Structures, like any other value type, implicitly inherit from
System.ValueType. At first glance, a structure is similar to a class, but it is actually very different. Knowing when to use a structure over a class will help tremendously when designing an application. Using a structure incorrectly can result in inefficient and hard-to-modify code.
Structures have two performance advantages over reference types. First, if a structure is allocated on the stack (i.e., it is not contained within a reference type), access to the structure and its data is somewhat faster than access to a reference type on the heap. Reference-type objects must follow their reference onto the heap in order to get at their data. However, this performance advantage pales in comparison to the second performance advantage of structures; namely, that cleaning up the memory allocated to a structure on the stack requires a simple change of the address to which the stack pointer points, which is done at the return of a method call. This call is extremely fast compared to allowing the garbage collector to automatically clean up reference types for you in the managed heap; however, the cost of the garbage collector is deferred so that it's not immediately noticeable.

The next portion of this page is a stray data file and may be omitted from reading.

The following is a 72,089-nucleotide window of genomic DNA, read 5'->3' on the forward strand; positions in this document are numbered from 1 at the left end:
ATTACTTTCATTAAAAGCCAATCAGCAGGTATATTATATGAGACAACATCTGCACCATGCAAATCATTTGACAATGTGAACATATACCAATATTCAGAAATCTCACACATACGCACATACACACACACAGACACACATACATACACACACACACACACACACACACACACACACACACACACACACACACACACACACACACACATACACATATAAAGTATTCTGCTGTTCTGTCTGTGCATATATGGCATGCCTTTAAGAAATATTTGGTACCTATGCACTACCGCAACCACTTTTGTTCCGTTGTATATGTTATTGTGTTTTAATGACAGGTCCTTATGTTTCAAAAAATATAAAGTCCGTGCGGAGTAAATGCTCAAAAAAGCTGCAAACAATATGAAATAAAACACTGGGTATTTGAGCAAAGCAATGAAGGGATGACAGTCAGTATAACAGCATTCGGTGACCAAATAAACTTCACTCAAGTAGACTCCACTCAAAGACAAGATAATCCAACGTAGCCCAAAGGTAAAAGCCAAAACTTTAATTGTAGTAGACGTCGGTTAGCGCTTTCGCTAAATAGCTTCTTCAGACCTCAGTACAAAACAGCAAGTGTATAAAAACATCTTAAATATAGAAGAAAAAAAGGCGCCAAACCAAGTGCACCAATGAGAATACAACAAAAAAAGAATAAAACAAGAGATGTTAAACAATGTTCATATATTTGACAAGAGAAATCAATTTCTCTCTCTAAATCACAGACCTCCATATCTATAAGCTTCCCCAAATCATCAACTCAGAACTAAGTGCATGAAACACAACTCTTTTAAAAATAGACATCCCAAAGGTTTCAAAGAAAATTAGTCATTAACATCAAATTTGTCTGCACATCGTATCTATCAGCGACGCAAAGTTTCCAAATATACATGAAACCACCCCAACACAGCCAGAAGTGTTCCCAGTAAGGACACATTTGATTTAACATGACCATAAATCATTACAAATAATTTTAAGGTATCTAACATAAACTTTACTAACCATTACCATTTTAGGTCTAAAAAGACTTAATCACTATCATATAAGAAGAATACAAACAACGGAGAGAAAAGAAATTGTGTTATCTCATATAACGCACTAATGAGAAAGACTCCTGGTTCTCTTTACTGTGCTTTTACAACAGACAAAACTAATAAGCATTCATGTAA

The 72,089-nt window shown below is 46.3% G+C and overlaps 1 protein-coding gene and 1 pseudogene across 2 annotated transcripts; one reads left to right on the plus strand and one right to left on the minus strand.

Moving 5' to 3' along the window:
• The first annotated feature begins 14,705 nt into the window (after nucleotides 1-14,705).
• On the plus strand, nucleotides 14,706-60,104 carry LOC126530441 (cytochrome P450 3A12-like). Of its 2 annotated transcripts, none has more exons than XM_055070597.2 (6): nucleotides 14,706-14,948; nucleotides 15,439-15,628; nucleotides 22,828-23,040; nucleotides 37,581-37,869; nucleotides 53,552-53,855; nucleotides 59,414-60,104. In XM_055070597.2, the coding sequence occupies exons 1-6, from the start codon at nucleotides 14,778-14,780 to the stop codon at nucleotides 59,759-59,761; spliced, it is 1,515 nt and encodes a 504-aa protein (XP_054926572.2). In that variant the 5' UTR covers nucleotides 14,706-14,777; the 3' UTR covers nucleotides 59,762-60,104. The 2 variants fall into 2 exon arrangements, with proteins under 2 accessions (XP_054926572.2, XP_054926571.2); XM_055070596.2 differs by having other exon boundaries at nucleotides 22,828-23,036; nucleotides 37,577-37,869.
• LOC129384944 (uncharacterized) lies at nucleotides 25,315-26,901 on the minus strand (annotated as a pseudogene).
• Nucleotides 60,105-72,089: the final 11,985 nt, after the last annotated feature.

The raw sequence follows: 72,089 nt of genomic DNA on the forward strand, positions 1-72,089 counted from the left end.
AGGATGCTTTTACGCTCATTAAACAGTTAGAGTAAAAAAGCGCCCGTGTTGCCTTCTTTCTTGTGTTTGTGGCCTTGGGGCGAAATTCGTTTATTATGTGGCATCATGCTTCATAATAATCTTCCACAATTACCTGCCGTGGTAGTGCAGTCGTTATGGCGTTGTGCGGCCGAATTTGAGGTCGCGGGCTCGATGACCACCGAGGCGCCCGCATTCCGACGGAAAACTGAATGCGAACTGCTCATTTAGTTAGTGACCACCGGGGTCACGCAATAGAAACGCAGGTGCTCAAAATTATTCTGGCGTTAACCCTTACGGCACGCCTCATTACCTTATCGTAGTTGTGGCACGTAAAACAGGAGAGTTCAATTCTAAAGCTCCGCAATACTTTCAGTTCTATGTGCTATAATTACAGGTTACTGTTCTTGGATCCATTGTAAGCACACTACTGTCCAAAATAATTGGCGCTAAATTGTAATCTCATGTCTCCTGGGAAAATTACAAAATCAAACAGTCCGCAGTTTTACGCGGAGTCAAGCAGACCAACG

The performance of structures falls short in comparison to that of classes when they are passed by value to other methods. Because they reside on the stack, a structure and its data have to be copied to ...